Why Multiomics is Healthcare’s Next Big Step

BRCA Genes and Women's Cancer Risk

What does your healthcare look like today?  

You might have a primary care provider. If you deal with certain conditions – for instance, issues with your heart or lungs – you might see a specialist such as a cardiologist or pulmonologist.  

Chances are, there’s room for improvement. 

Disease specialists often treat patients after being diagnosed with a certain condition. This reactive approach has long been the norm due to several factors: insurance delays or denials for needed tests or procedures, ineffective and outdated diagnostics, and limited healthcare resources. You may also know someone who avoids doctors’ visits until their symptoms are severe. (If that someone is you, you’re not alone!)  

That’s why healthcare experts are searching for what truly works for doctors and their patients.  

For Dr. Chris Hancock, a board-certified neuroradiologist at HALO Diagnostics, the answer is clear: detecting diseases sooner by taking a proactive approach to healthcare. Multiomics uses artificial intelligence (AI) and machine learning (ML) to do just that – predicting future disease and discovering disease in its earliest stage. 

What is Multiomics?

Multiomics is likely new to you, and with good reason: It’s bringing the future to today’s medicine. The term itself comes from some “omes,” or complete sets of information, that you might know such as the genome and microbiome. 

These data are many – and they’re quite complex.  

“The human genome, for instance, maintains approximately three billion base pairs while the proteome has been estimated up to six million protein species,” Dr. Hancock explains. 

These “pairs” and “species” are biomarkers, or substances that, when present in our bodies, can indicate disease. For example, genomic biomarkers can measure qualities of your DNA and / or RNA, including the process of early or future disease.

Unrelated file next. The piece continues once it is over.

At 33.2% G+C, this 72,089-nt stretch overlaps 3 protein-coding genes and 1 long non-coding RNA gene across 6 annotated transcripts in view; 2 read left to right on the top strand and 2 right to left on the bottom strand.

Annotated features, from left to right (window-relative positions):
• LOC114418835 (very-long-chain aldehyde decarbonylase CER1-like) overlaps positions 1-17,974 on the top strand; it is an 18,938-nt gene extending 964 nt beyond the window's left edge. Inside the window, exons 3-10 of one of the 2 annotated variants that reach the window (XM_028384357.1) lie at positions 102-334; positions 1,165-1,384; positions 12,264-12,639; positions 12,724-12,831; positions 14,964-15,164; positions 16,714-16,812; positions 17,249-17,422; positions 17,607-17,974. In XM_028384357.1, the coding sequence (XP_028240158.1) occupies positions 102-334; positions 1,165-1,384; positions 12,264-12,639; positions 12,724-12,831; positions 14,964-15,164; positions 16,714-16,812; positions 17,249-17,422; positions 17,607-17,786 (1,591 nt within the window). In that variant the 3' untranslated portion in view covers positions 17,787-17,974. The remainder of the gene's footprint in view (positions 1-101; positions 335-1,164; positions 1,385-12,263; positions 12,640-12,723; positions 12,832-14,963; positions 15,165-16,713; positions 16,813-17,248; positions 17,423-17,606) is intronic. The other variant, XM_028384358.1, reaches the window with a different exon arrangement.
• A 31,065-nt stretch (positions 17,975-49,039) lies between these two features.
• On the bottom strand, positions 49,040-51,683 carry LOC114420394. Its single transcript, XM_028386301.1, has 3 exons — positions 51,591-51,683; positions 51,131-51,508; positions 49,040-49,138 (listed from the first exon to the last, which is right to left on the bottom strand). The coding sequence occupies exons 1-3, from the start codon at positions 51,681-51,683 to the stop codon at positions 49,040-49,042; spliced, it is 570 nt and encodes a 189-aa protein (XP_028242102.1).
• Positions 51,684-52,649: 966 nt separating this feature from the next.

How Multiomics Can Help

Now that you know more about multiomics, let’s talk about how it can help. 

AI and ML combined with multiomics is an especially powerful way to predict and diagnose dementia. Studies show that diseases leading to dementia are often misdiagnosed or delayed in their diagnoses, including Alzheimer’s, vascular disease, Parkinson’s, Huntington’s, and more. But, with multiomics and AI/ML, doctors can reduce the time to diagnosis and the accuracy of their diagnostics. 

“Multiomic analyses, developed and processed on powerful computer systems, allow clinicians to predict future disease states and expose initial stages that are otherwise occult to the human eye,” says Dr. Hancock. 

Today, some of the biomarker tests used to diagnose dementia include polygenic risk scores, 3D MRI brain imaging, app-based voice recording analyses, visual motor skills testing, and neurocognitive testing. 

Focus on the Future

Where do we go from here? 

For physicians like Dr. Hancock, the goal is to improve multiomics – for better data, better tests, and ultimately, better healthcare.   

Let Us Help

HALO Diagnostics is focused on your unique healthcare journey – from detection and diagnosis to prognosis and treatment. Schedule a consultation with us to learn more about our services and preventive, precision-focused approach to healthcare.  

References

Bersanelli, M., Mosca, E., Remondini, D. et al. (2016). Methods for the integration of multi-omics data: Mathematical aspects. BMC Bioinformatics. Published online January 2016. 

Ponomarenko, E., Poverennaya, E., Ilgisonis, E. et al. (2016). The size of the human proteome: The width and depth. International Journal of Analytical Chemistry. Published online May 19, 2016. 

Waldman, S.A. & Terzic, A. (2019). Healthcare evolves from reactive to proactive. Clinical Pharmacology & Therapeutics. Published online December 29, 2018. 

Patient testimonial disclaimer: Each patient’s experience and recovery are unique and individual results vary. All testimonials are from real patients and may not reflect every patient’s experience. This testimonial is not intended to represent or guarantee that anyone will achieve the same or similar results.

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